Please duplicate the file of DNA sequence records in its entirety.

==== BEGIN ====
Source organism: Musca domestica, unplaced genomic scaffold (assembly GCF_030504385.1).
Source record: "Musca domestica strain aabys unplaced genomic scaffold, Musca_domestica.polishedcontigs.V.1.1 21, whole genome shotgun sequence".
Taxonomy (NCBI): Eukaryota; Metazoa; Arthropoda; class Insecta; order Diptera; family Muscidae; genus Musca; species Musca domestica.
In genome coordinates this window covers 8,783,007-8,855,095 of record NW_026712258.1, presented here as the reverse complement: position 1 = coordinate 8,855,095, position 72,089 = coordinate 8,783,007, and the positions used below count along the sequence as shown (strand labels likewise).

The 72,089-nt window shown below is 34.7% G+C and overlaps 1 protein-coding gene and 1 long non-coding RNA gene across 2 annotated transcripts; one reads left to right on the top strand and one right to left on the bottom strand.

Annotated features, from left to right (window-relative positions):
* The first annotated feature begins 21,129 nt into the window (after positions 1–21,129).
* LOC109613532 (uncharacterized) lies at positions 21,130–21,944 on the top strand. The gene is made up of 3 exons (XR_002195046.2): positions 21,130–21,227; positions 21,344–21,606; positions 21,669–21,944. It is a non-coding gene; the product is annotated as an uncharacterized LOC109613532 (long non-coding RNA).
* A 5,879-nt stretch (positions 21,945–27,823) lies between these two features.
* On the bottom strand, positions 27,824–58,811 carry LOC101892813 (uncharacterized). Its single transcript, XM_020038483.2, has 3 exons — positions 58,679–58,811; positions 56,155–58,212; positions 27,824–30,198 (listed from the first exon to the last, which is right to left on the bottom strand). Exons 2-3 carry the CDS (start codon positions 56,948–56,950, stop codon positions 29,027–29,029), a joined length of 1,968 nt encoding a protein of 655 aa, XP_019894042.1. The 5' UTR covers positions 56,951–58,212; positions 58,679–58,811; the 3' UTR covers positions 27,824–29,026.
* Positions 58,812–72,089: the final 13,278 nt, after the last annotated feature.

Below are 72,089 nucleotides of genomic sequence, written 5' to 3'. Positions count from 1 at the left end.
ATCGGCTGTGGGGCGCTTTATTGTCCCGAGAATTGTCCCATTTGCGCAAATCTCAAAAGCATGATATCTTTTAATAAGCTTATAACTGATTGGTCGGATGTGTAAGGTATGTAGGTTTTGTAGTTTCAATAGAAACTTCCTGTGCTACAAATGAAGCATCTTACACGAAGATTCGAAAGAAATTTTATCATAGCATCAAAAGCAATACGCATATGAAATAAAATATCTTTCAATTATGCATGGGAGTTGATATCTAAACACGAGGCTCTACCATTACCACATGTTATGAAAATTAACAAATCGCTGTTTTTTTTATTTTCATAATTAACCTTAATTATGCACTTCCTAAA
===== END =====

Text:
Source organism: Musca domestica, unplaced genomic scaffold (assembly GCF_030504385.1).
Source record: "Musca domestica strain aabys unplaced genomic scaffold, Musca_domestica.polishedcontigs.V.1.1 21, whole genome shotgun sequence".
Taxonomy (NCBI): Eukaryota; Metazoa; Arthropoda; class Insecta; order Diptera; family Muscidae; genus Musca; species Musca domestica.
In genome coordinates this window covers 8,783,007-8,855,095 of record NW_026712258.1, presented here as the reverse complement: position 1 = coordinate 8,855,095, position 72,089 = coordinate 8,783,007, and the positions used below count along the sequence as shown (strand labels likewise).

The 72,089-nt window shown below is 34.7% G+C and overlaps 1 protein-coding gene and 1 long non-coding RNA gene across 2 annotated transcripts; one reads left to right on the top strand and one right to left on the bottom strand.

Annotated features, from left to right (window-relative positions):
* The first annotated feature begins 21,129 nt into the window (after positions 1–21,129).
* LOC109613532 (uncharacterized) lies at positions 21,130–21,944 on the top strand. The gene is made up of 3 exons (XR_002195046.2): positions 21,130–21,227; positions 21,344–21,606; positions 21,669–21,944. It is a non-coding gene; the product is annotated as an uncharacterized LOC109613532 (long non-coding RNA).
* A 5,879-nt stretch (positions 21,945–27,823) lies between these two features.
* On the bottom strand, positions 27,824–58,811 carry LOC101892813 (uncharacterized). Its single transcript, XM_020038483.2, has 3 exons — positions 58,679–58,811; positions 56,155–58,212; positions 27,824–30,198 (listed from the first exon to the last, which is right to left on the bottom strand). Exons 2-3 carry the CDS (start codon positions 56,948–56,950, stop codon positions 29,027–29,029), a joined length of 1,968 nt encoding a protein of 655 aa, XP_019894042.1. The 5' UTR covers positions 56,951–58,212; positions 58,679–58,811; the 3' UTR covers positions 27,824–29,026.
* Positions 58,812–72,089: the final 13,278 nt, after the last annotated feature.

Below are 72,089 nucleotides of genomic sequence, written 5' to 3'. Positions count from 1 at the left end.
ATCGGCTGTGGGGCGCTTTATTGTCCCGAGAATTGTCCCATTTGCGCAAATCTCAAAAGCATGATATCTTTTAATAAGCTTATAACTGATTGGTCGGATGTGTAAGGTATGTAGGTTTTGTAGTTTCAATAGAAACTTCCTGTGCTACAAATGAAGCATCTTACACGAAGATTCGAAAGAAATTTTATCATAGCATCAAAAGCAATACGCATATGAAATAAAATATCTTTCAATTATGCATGGGAGTTGATATCTAAACACGAGGCTCTACCATTACCACATGTTATGAAAATTAACAAATCGCTGTTTTTTTTATTTTCATAATTAACCTTAATTATGCACTTCCTAAA